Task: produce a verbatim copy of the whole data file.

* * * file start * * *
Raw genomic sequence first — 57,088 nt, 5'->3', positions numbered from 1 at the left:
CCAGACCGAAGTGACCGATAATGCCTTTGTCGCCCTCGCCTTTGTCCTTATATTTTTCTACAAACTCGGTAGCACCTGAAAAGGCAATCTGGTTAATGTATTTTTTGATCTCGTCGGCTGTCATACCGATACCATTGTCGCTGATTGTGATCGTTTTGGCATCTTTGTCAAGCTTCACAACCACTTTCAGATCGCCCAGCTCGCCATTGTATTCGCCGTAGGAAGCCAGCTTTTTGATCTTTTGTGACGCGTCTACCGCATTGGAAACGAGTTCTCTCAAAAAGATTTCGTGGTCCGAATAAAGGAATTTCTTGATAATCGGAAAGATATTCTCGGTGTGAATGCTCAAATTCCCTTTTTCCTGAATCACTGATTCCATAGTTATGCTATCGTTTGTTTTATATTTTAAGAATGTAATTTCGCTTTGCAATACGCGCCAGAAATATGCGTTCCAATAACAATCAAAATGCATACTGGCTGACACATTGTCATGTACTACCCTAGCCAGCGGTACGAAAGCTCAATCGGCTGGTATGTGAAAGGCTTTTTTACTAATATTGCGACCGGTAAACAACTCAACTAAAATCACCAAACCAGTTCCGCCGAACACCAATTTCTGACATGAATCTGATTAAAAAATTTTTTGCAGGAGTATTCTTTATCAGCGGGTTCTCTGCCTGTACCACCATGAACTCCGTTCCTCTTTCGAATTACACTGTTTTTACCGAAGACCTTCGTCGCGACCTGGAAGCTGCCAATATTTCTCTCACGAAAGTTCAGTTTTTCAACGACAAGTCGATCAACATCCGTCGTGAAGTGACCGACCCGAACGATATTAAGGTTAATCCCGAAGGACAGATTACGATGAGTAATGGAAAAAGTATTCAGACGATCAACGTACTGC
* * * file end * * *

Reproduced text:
Raw genomic sequence first — 57,088 nt, 5'->3', positions numbered from 1 at the left:
CCAGACCGAAGTGACCGATAATGCCTTTGTCGCCCTCGCCTTTGTCCTTATATTTTTCTACAAACTCGGTAGCACCTGAAAAGGCAATCTGGTTAATGTATTTTTTGATCTCGTCGGCTGTCATACCGATACCATTGTCGCTGATTGTGATCGTTTTGGCATCTTTGTCAAGCTTCACAACCACTTTCAGATCGCCCAGCTCGCCATTGTATTCGCCGTAGGAAGCCAGCTTTTTGATCTTTTGTGACGCGTCTACCGCATTGGAAACGAGTTCTCTCAAAAAGATTTCGTGGTCCGAATAAAGGAATTTCTTGATAATCGGAAAGATATTCTCGGTGTGAATGCTCAAATTCCCTTTTTCCTGAATCACTGATTCCATAGTTATGCTATCGTTTGTTTTATATTTTAAGAATGTAATTTCGCTTTGCAATACGCGCCAGAAATATGCGTTCCAATAACAATCAAAATGCATACTGGCTGACACATTGTCATGTACTACCCTAGCCAGCGGTACGAAAGCTCAATCGGCTGGTATGTGAAAGGCTTTTTTACTAATATTGCGACCGGTAAACAACTCAACTAAAATCACCAAACCAGTTCCGCCGAACACCAATTTCTGACATGAATCTGATTAAAAAATTTTTTGCAGGAGTATTCTTTATCAGCGGGTTCTCTGCCTGTACCACCATGAACTCCGTTCCTCTTTCGAATTACACTGTTTTTACCGAAGACCTTCGTCGCGACCTGGAAGCTGCCAATATTTCTCTCACGAAAGTTCAGTTTTTCAACGACAAGTCGATCAACATCCGTCGTGAAGTGACCGACCCGAACGATATTAAGGTTAATCCCGAAGGACAGATTACGATGAGTAATGGAAAAAGTATTCAGACGATCAACGTACTGC